10-Q 1 efr-20240331.htm 10-Q efr-20240331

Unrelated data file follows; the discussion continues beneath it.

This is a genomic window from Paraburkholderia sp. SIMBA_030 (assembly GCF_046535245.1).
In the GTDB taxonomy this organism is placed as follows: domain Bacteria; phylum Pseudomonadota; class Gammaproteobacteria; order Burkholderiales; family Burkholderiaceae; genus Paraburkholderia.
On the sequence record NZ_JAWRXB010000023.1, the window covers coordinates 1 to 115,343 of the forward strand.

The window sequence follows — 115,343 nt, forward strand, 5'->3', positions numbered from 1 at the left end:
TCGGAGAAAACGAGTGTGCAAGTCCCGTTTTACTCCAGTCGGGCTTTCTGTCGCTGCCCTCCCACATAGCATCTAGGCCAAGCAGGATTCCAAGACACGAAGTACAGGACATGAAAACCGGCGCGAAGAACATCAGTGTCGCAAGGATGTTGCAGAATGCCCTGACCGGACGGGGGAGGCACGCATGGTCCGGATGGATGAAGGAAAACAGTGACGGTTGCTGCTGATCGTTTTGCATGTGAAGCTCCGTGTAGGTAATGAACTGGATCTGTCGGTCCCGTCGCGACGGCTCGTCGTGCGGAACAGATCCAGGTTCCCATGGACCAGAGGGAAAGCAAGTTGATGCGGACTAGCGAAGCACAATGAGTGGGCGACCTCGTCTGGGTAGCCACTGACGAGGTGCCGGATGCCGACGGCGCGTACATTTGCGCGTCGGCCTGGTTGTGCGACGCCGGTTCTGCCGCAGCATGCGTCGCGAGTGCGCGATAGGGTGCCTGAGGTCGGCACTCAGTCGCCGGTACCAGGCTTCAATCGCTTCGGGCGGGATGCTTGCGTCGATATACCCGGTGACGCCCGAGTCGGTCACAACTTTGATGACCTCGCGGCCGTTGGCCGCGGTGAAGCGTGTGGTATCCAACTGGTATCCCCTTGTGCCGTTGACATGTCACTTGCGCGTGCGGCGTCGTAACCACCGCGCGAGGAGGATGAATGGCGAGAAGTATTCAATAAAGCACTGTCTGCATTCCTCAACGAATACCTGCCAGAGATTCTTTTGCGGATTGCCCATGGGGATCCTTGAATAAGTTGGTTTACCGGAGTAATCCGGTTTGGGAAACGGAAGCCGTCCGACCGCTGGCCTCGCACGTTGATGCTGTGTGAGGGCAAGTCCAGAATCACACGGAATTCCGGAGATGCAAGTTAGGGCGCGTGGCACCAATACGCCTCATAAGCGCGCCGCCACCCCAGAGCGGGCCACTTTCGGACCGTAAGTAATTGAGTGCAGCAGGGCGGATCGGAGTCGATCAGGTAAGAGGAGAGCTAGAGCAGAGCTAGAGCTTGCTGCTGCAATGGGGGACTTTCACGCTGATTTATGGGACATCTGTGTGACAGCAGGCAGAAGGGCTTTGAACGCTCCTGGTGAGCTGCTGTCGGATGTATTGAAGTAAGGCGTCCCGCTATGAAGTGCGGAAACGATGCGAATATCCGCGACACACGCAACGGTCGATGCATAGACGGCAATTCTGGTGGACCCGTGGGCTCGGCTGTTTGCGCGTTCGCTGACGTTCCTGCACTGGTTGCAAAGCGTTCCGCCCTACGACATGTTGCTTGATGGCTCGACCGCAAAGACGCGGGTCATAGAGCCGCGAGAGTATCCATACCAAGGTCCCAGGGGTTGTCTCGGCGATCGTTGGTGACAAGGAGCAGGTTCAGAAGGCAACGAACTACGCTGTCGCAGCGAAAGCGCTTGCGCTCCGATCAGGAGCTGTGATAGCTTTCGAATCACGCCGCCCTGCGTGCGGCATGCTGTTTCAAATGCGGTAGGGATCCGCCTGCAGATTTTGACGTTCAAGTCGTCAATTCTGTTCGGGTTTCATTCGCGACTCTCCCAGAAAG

false000138584912/312024Q1Common shares, no par value00013858492024-01-012024-03-310001385849exch:XNYS2024-01-012024-03-3100013858492024-05-01xbrli:shares0001385849exch:XTSE2024-01-012024-03-31iso4217:USD00013858492023-01-012023-03-31iso4217:USDxbrli:shares00013858492024-03-3100013858492023-12-3100013858492023-03-310001385849us-gaap:CommonStockMember2023-12-310001385849us-gaap:RetainedEarningsMember2023-12-310001385849us-gaap:AccumulatedOtherComprehensiveIncomeMember2023-12-310001385849us-gaap:ParentMember2023-12-310001385849us-gaap:NoncontrollingInterestMember2023-12-310001385849us-gaap:RetainedEarningsMember2024-01-012024-03-310001385849us-gaap:ParentMember2024-01-012024-03-310001385849us-gaap:NoncontrollingInterestMember2024-01-012024-03-310001385849us-gaap:CommonStockMember2024-01-012024-03-310001385849us-gaap:CommonStockMemberus-gaap:StockAppreciationRightsSARSMember2024-01-012024-03-310001385849us-gaap:CommonStockMember2024-03-310001385849us-gaap:RetainedEarningsMember2024-03-310001385849us-gaap:AccumulatedOtherComprehensiveIncomeMember2024-03-310001385849us-gaap:ParentMember2024-03-310001385849us-gaap:NoncontrollingInterestMember2024-03-310001385849us-gaap:CommonStockMember2022-12-310001385849us-gaap:RetainedEarningsMember2022-12-310001385849us-gaap:AccumulatedOtherComprehensiveIncomeMember2022-12-310001385849us-gaap:ParentMember2022-12-310001385849us-gaap:NoncontrollingInterestMember2022-12-3100013858492022-12-310001385849us-gaap:RetainedEarningsMember2023-01-012023-03-310001385849us-gaap:ParentMember2023-01-012023-03-310001385849us-gaap:NoncontrollingInterestMember2023-01-012023-03-310001385849us-gaap:CommonStockMember2023-01-012023-03-310001385849us-gaap:CommonStockMember2023-03-310001385849us-gaap:RetainedEarningsMember2023-03-310001385849us-gaap:AccumulatedOtherComprehensiveIncomeMember2023-03-310001385849us-gaap:ParentMember2023-03-310001385849us-gaap:NoncontrollingInterestMember2023-03-310001385849us-gaap:RestrictedStockUnitsRSUMember2024-01-012024-03-310001385849us-gaap:RestrictedStockUnitsRSUMember2023-01-012023-03-310001385849us-gaap:StockAppreciationRightsSARSMember2024-01-012024-03-310001385849us-gaap:StockAppreciationRightsSARSMember2023-01-012023-03-310001385849efr:MarketableDebtSecuritiesMember2024-03-310001385849us-gaap:LandMember2024-03-310001385849us-gaap:LandMember2023-12-310001385849srt:MinimumMemberefr:PlantFacilitiesMember2024-03-310001385849srt:MaximumMemberefr:PlantFacilitiesMember2024-03-310001385849efr:PlantFacilitiesMember2024-03-310001385849efr:PlantFacilitiesMember2023-12-310001385849srt:MinimumMemberefr:MiningEquipmentMember2024-03-310001385849srt:MaximumMemberefr:MiningEquipmentMember2024-03-310001385849efr:MiningEquipmentMember2024-03-310001385849efr:MiningEquipmentMember2023-12-310001385849us-gaap:VehiclesMember2024-03-310001385849us-gaap:VehiclesMember2023-12-310001385849srt:MinimumMemberefr:OfficeFurnitureAndEquipmentMember2024-03-310001385849srt:MaximumMemberefr:OfficeFurnitureAndEquipmentMember2024-03-310001385849efr:OfficeFurnitureAndEquipmentMember2024-03-310001385849efr:OfficeFurnitureAndEquipmentMember2023-12-310001385849us-gaap:ConstructionInProgressMember2024-03-310001385849us-gaap:ConstructionInProgressMember2023-12-310001385849efr:WhiteMesaMillMember2023-01-012023-03-310001385849efr:WhiteMesaMillMember2024-01-012024-03-310001385849efr:MineralPropertiesDomain2024-01-012024-03-310001385849efr:SheepMountainMember2024-03-310001385849efr:SheepMountainMember2023-12-310001385849efr:BahiaProjectMember2024-03-310001385849efr:BahiaProjectMember2023-12-310001385849efr:UranerzISRPropertiesMember2024-03-310001385849efr:UranerzISRPropertiesMember2023-12-310001385849efr:RocaHondaMember2024-03-310001385849efr:RocaHondaMember2023-12-310001385849efr:PinyonPlainMember2024-03-310001385849efr:PinyonPlainMember2023-12-310001385849efr:OtherMember2024-03-310001385849efr:OtherMember2023-12-3100013858492023-02-102023-02-10efr:purchaseAgreementefr:mineral_concessionutr:acreutr:mi00013858492023-02-100001385849efr:AltaMesaDivestitureMember2023-02-142023-02-14efr:subsidiary0001385849efr:AltaMesaDivestitureMember2023-02-14xbrli:pure00013858492023-01-012023-12-310001385849efr:AltaMesaDivestitureMember2023-05-032023-05-030001385849efr:AltaMesaDivestitureMember2023-05-030001385849efr:AtTheMarketSaleOfStockMember2024-01-012024-03-310001385849efr:StockIncentivePlanMember2024-03-310001385849us-gaap:EmployeeStockOptionMember2024-01-012024-03-310001385849us-gaap:EmployeeStockOptionMember2023-01-012023-03-310001385849us-gaap:RestrictedStockUnitsRSUMemberus-gaap:StockOptionMember2023-12-310001385849us-gaap:RestrictedStockUnitsRSUMemberus-gaap:StockOptionMember2024-01-012024-03-310001385849us-gaap:RestrictedStockUnitsRSUMemberus-gaap:StockOptionMember2024-03-310001385849us-gaap:StockAppreciationRightsSARSMember2023-12-310001385849us-gaap:StockAppreciationRightsSARSMember2024-03-310001385849us-gaap:StockAppreciationRightsSARSMemberus-gaap:StockOptionMember2023-12-310001385849us-gaap:StockAppreciationRightsSARSMemberus-gaap:StockOptionMember2024-01-012024-03-310001385849us-gaap:StockAppreciationRightsSARSMemberus-gaap:StockOptionMember2024-03-310001385849srt:MaximumMember2024-01-012024-03-310001385849efr:PerformanceBasedOptionsMember2024-01-3100013858492024-01-240001385849us-gaap:ShareBasedCompensationAwardTrancheOneMemberus-gaap:EmployeeStockOptionMember2024-01-252024-01-250001385849us-gaap:ShareBasedCompensationAwardTrancheTwoMemberus-gaap:EmployeeStockOptionMember2024-01-252024-01-250001385849srt:MinimumMember2023-12-310001385849srt:MaximumMember2023-12-310001385849srt:MinimumMember2024-01-012024-03-310001385849srt:MinimumMember2024-03-310001385849srt:MaximumMember2024-03-310001385849us-gaap:StockOptionMember2023-12-310001385849us-gaap:StockOptionMember2024-01-012024-03-310001385849us-gaap:StockOptionMember2024-03-310001385849us-gaap:MiningPropertiesAndMineralRightsMember2024-03-310001385849efr:CanyonProjectMember2024-03-310001385849efr:CanyonProjectMember2023-12-310001385849us-gaap:MeasurementInputPriceVolatilityMember2023-02-142023-02-14efr:percentagepoint0001385849efr:MeasurementInputYieldMember2023-02-142023-02-1400013858492023-11-092023-11-0900013858492023-11-0900013858492023-11-292023-11-290001385849us-gaap:FairValueMeasurementsRecurringMemberus-gaap:FairValueInputsLevel1Member2024-03-310001385849us-gaap:FairValueMeasurementsRecurringMemberus-gaap:FairValueInputsLevel2Member2024-03-310001385849us-gaap:FairValueMeasurementsRecurringMemberus-gaap:FairValueInputsLevel3Member2024-03-310001385849us-gaap:FairValueMeasurementsRecurringMember2024-03-310001385849efr:MarketableEquitySecuritiesMemberus-gaap:FairValueMeasurementsRecurringMemberus-gaap:FairValueInputsLevel1Member2024-03-310001385849efr:MarketableEquitySecuritiesMemberus-gaap:FairValueMeasurementsRecurringMemberus-gaap:FairValueInputsLevel2Member2024-03-310001385849efr:MarketableEquitySecuritiesMemberus-gaap:FairValueMeasurementsRecurringMemberus-gaap:FairValueInputsLevel3Member2024-03-310001385849efr:MarketableEquitySecuritiesMemberus-gaap:FairValueMeasurementsRecurringMember2024-03-310001385849us-gaap:FairValueMeasurementsRecurringMemberefr:MarketableDebtSecuritiesMemberus-gaap:FairValueInputsLevel1Member2024-03-310001385849us-gaap:FairValueMeasurementsRecurringMemberus-gaap:FairValueInputsLevel2Memberefr:MarketableDebtSecuritiesMember2024-03-310001385849us-gaap:FairValueMeasurementsRecurringMemberus-gaap:FairValueInputsLevel3Memberefr:MarketableDebtSecuritiesMember2024-03-310001385849us-gaap:FairValueMeasurementsRecurringMemberefr:MarketableDebtSecuritiesMember2024-03-310001385849us-gaap:FairValueInputsLevel1Member2024-03-310001385849us-gaap:FairValueInputsLevel2Member2024-03-310001385849us-gaap:FairValueInputsLevel3Member2024-03-310001385849us-gaap:FairValueMeasurementsRecurringMemberus-gaap:FairValueInputsLevel1Member2023-12-310001385849us-gaap:FairValueMeasurementsRecurringMemberus-gaap:FairValueInputsLevel2Member2023-12-310001385849us-gaap:FairValueMeasurementsRecurringMemberus-gaap:FairValueInputsLevel3Member2023-12-310001385849us-gaap:FairValueMeasurementsRecurringMember2023-12-310001385849us-gaap:FairValueMeasurementsRecurringMemberefr:MarketableDebtSecuritiesMemberus-gaap:FairValueInputsLevel1Member2023-12-310001385849us-gaap:FairValueMeasurementsRecurringMemberus-gaap:FairValueInputsLevel2Memberefr:MarketableDebtSecuritiesMember2023-12-310001385849us-gaap:FairValueMeasurementsRecurringMemberus-gaap:FairValueInputsLevel3Memberefr:MarketableDebtSecuritiesMember2023-12-310001385849us-gaap:FairValueMeasurementsRecurringMemberefr:MarketableDebtSecuritiesMember2023-12-310001385849efr:MarketableEquitySecuritiesMemberus-gaap:FairValueMeasurementsRecurringMemberus-gaap:FairValueInputsLevel1Member2023-12-310001385849efr:MarketableEquitySecuritiesMemberus-gaap:FairValueMeasurementsRecurringMemberus-gaap:FairValueInputsLevel2Member2023-12-310001385849efr:MarketableEquitySecuritiesMemberus-gaap:FairValueMeasurementsRecurringMemberus-gaap:FairValueInputsLevel3Member2023-12-310001385849efr:MarketableEquitySecuritiesMemberus-gaap:FairValueMeasurementsRecurringMember2023-12-310001385849us-gaap:FairValueInputsLevel1Member2023-12-310001385849us-gaap:FairValueInputsLevel2Member2023-12-310001385849us-gaap:FairValueInputsLevel3Member2023-12-310001385849efr:VirginiaEnergyResourcesIncMemberefr:CURMember2023-01-240001385849efr:VirginiaEnergyResourcesIncMemberefr:CURMember2023-01-242023-01-240001385849efr:EnergyFuelsMemberefr:VirginiaEnergyResourcesIncMember2023-01-240001385849efr:EnergyFuelsMemberefr:CURMember2023-01-240001385849efr:CURMember2023-12-052023-12-050001385849efr:IsoEnergyMember2023-12-050001385849us-gaap:PrivatePlacementMember2023-10-192023-10-190001385849us-gaap:PrivatePlacementMember2023-10-19iso4217:CADxbrli:sharesiso4217:CAD0001385849us-gaap:PrivatePlacementMember2023-12-052023-12-050001385849efr:UnitedNuclearMembersrt:DirectorMemberefr:ArkoseMiningVentureMember2024-03-310001385849efr:EnergyFuelsMembersrt:DirectorMemberefr:ArkoseMiningVentureMember2024-03-310001385849efr:ConsolidatedUraniumIncMember2024-01-012024-03-310001385849efr:ConsolidatedUraniumIncMember2023-01-012023-03-310001385849efr:ConsolidatedUraniumIncMember2024-03-310001385849efr:ConsolidatedUraniumIncMember2023-03-310001385849efr:ConsolidatedUraniumIncMember2023-12-310001385849us-gaap:SubsequentEventMemberefr:BaseResourcesLimitedMember2024-04-210001385849us-gaap:SubsequentEventMemberefr:BaseResourcesLimitedMember2024-04-212024-04-21iso4217:AUDxbrli:sharesiso4217:AUD